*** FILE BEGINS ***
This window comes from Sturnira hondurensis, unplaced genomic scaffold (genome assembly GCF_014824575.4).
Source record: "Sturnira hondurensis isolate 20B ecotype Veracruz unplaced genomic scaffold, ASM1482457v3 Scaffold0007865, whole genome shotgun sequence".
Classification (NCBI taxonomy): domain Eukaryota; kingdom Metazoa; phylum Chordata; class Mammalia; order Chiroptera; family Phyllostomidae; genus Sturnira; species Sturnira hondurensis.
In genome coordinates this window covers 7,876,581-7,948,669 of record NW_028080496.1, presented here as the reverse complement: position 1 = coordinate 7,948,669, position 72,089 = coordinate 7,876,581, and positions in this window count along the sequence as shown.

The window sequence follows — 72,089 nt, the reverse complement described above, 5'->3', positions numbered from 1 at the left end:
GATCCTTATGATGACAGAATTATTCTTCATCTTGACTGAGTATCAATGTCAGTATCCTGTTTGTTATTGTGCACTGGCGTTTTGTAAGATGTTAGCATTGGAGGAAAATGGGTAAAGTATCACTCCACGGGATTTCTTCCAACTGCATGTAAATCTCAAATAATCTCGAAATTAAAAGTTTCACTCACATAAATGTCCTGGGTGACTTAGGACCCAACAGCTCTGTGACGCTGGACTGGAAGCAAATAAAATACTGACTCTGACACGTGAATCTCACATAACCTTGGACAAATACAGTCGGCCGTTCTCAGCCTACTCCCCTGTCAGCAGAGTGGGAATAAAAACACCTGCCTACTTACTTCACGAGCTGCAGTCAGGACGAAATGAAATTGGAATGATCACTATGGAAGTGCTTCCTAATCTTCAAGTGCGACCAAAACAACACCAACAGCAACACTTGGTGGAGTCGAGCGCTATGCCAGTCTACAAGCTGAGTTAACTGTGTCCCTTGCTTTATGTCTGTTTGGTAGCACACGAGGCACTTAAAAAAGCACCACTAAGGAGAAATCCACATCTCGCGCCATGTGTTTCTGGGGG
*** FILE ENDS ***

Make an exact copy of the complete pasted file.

This window comes from Sturnira hondurensis, unplaced genomic scaffold (genome assembly GCF_014824575.4).
Source record: "Sturnira hondurensis isolate 20B ecotype Veracruz unplaced genomic scaffold, ASM1482457v3 Scaffold0007865, whole genome shotgun sequence".
Classification (NCBI taxonomy): domain Eukaryota; kingdom Metazoa; phylum Chordata; class Mammalia; order Chiroptera; family Phyllostomidae; genus Sturnira; species Sturnira hondurensis.
In genome coordinates this window covers 7,876,581-7,948,669 of record NW_028080496.1, presented here as the reverse complement: position 1 = coordinate 7,948,669, position 72,089 = coordinate 7,876,581, and positions in this window count along the sequence as shown.

The window sequence follows — 72,089 nt, the reverse complement described above, 5'->3', positions numbered from 1 at the left end:
GATCCTTATGATGACAGAATTATTCTTCATCTTGACTGAGTATCAATGTCAGTATCCTGTTTGTTATTGTGCACTGGCGTTTTGTAAGATGTTAGCATTGGAGGAAAATGGGTAAAGTATCACTCCACGGGATTTCTTCCAACTGCATGTAAATCTCAAATAATCTCGAAATTAAAAGTTTCACTCACATAAATGTCCTGGGTGACTTAGGACCCAACAGCTCTGTGACGCTGGACTGGAAGCAAATAAAATACTGACTCTGACACGTGAATCTCACATAACCTTGGACAAATACAGTCGGCCGTTCTCAGCCTACTCCCCTGTCAGCAGAGTGGGAATAAAAACACCTGCCTACTTACTTCACGAGCTGCAGTCAGGACGAAATGAAATTGGAATGATCACTATGGAAGTGCTTCCTAATCTTCAAGTGCGACCAAAACAACACCAACAGCAACACTTGGTGGAGTCGAGCGCTATGCCAGTCTACAAGCTGAGTTAACTGTGTCCCTTGCTTTATGTCTGTTTGGTAGCACACGAGGCACTTAAAAAAGCACCACTAAGGAGAAATCCACATCTCGCGCCATGTGTTTCTGGGGG